Phryne, with a modesty one would not expect in a woman of her class, was very careful to keep her beautiful figure concealed, avoiding the public baths and having her body always enveloped in a long and graceful tunic. But on two occasions the beauty-loving Greeks had displayed to them the charms of her person. The first was at the solemn assembly at Eleusis, on the feast of the Poseidonia. Having loosened her beautiful hair and let fall her drapery, Phryne plunged into the sea in the sight of all the assembled Greeks. Apelles, the painter, transported with admiration at the sight, retired at once to his studio and transferred to canvas the mental image which was indelibly impressed upon his fancy; and the resulting picture was the Aphrodite Anadyomene, the most celebrated of his paintings.

The second exhibition was before the austere court of the Heliasts. Phryne had been cited to appear before the tribunal on the charge of profaning the Eleusinian mysteries, and Hyperides, the brilliant young orator, was her advocate. Failing to move the judges by his arguments, he tore the tunic from her bosom and revealed to them the perfection of her figure. The judges, beholding as it were the goddess of love incarnate, and moved by a superstitious fear, could not dare to condemn to death "a prophetess and priestess of Aphrodite." They saw and they pardoned, and, amid the applause of the people, Phryne was carried in triumph to the temple of Aphrodite. To us in this day such a scene appears highly theatrical, but Aphrodite is no longer esteemed among men, and the Greek worship of beauty is something not understood in this material age.

Phryne's life was by no means free from blame, and as the result of her popularity she acquired great riches. She is said to have offered to rebuild the walls of Thebes, which had been torn down by Alexander, on condition that she might place on them the inscription: Alexander destroyed Thebes; but Phryne, the hetæra, rebuilt it; but the offer was rejected, showing that though the times were corrupt, yet shame had not altogether departed from men.

One cannot emphasize in too trenchant terms the demoralizing influences of hetairism on the social life of the Greeks, or fail to see in the gross immorality of the sexes one of the paramount causes of the downfall of the Greek peoples.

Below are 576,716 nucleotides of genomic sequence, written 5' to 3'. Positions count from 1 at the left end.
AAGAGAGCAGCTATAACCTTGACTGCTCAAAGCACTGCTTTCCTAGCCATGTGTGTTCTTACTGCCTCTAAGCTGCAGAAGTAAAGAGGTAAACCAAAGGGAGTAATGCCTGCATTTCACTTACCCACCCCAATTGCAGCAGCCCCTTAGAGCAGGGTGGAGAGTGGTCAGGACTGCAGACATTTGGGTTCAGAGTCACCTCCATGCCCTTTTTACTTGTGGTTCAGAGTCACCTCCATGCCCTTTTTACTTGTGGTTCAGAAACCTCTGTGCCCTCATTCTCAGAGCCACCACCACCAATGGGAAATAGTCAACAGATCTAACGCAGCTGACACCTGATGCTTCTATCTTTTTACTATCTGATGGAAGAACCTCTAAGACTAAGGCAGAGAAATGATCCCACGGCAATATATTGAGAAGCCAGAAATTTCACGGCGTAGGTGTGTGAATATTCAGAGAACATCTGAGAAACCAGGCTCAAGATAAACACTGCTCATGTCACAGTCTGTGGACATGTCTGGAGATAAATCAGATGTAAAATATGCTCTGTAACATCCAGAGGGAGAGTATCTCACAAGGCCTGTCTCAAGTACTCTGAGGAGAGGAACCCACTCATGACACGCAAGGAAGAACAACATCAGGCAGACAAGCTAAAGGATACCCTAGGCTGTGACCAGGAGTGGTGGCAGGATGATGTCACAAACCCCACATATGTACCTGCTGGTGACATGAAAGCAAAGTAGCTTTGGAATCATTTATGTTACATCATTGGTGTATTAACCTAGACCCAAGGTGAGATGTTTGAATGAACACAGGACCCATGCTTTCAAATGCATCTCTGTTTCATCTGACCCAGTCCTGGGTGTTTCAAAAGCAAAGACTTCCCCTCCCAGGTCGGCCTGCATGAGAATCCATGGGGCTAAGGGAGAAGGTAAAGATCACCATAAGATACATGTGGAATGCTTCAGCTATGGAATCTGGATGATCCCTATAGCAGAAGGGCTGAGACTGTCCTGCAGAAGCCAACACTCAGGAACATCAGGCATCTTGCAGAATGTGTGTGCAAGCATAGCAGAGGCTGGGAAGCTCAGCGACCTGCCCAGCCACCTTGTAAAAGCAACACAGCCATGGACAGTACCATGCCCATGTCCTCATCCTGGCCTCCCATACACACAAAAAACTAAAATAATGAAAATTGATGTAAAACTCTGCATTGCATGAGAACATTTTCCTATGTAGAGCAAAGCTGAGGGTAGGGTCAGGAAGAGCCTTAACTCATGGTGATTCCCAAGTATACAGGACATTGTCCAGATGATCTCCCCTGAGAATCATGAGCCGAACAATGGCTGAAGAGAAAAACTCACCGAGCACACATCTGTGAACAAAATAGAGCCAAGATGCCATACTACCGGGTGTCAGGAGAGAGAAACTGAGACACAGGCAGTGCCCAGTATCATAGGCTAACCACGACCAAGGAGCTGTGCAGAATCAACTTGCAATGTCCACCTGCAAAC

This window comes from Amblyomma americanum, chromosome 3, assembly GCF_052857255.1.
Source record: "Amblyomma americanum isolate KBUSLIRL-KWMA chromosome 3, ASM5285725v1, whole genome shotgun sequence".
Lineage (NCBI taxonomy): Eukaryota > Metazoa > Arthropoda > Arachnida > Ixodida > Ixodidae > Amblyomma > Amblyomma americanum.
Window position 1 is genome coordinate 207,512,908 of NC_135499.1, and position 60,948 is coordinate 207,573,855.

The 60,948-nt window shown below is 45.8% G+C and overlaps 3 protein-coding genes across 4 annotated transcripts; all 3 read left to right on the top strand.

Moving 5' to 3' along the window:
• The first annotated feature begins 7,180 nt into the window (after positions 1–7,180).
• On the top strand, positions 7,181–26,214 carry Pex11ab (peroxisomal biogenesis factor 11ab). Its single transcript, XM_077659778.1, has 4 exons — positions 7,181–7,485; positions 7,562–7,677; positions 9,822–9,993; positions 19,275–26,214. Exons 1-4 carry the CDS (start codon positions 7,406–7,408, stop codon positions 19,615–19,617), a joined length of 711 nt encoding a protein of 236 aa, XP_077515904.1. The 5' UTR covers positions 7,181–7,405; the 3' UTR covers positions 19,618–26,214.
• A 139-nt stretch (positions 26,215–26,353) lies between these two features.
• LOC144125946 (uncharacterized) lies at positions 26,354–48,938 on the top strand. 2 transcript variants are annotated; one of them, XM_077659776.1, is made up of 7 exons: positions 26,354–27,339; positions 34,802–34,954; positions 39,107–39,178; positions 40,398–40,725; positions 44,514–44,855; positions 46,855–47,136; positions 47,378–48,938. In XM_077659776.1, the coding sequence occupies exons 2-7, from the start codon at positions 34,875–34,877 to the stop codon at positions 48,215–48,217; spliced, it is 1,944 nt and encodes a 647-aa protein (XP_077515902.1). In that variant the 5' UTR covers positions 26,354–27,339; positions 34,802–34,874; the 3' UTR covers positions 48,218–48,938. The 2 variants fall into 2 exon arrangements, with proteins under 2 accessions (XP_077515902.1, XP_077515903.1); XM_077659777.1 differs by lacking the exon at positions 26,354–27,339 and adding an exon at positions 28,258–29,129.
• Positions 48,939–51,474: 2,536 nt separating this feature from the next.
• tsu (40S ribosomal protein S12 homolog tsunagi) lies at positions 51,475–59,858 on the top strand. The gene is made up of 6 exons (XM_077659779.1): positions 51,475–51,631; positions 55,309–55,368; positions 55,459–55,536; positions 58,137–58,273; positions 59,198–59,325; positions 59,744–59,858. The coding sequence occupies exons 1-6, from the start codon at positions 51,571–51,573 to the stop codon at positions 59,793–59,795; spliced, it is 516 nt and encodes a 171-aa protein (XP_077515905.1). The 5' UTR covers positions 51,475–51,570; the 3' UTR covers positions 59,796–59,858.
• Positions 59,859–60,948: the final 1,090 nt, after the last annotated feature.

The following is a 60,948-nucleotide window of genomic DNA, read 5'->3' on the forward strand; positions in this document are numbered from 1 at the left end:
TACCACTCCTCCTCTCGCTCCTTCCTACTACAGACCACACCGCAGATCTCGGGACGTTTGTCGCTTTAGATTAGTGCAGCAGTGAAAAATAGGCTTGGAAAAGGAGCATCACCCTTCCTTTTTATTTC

Yet it is a truism that feminine shamelessness was most advantageous for the arts of sculpture and painting. Sensuousness is close akin to sensuality, and from their passion for these "priestesses of Aphrodite" the Greek artists, without doubt, derived much of their inspiration, while the opportunities which hetairism offered for the study of the female form enabled Praxiteles and his contemporaries and successors to produce masterpieces which equalled in idealism the works of æsthetic art produced in the preceding century.

To become the ideal for the painter and the sculptor was the greatest ambition of the beautiful and cultivated hetæra. In permitting the artist to portray her charms she not only performed a lasting service for art, but she also rendered herself celebrated and immortal. The fame of her beauty was spread throughout all Hellenic lands, and the national devotion to the goddess Aphrodite was at once extended to her earthly counterpart. If she united intellectual brilliancy with beauty, fortune at once cast its most precious gifts at her feet. The most celebrated men of every city contested for her favors, poets made her the theme of their verses, artists portrayed her charms with chisel and with brush, and the wealthy filled her coffers with gold and precious stones.



XI

THE WOMAN QUESTION IN ANCIENT ATHENS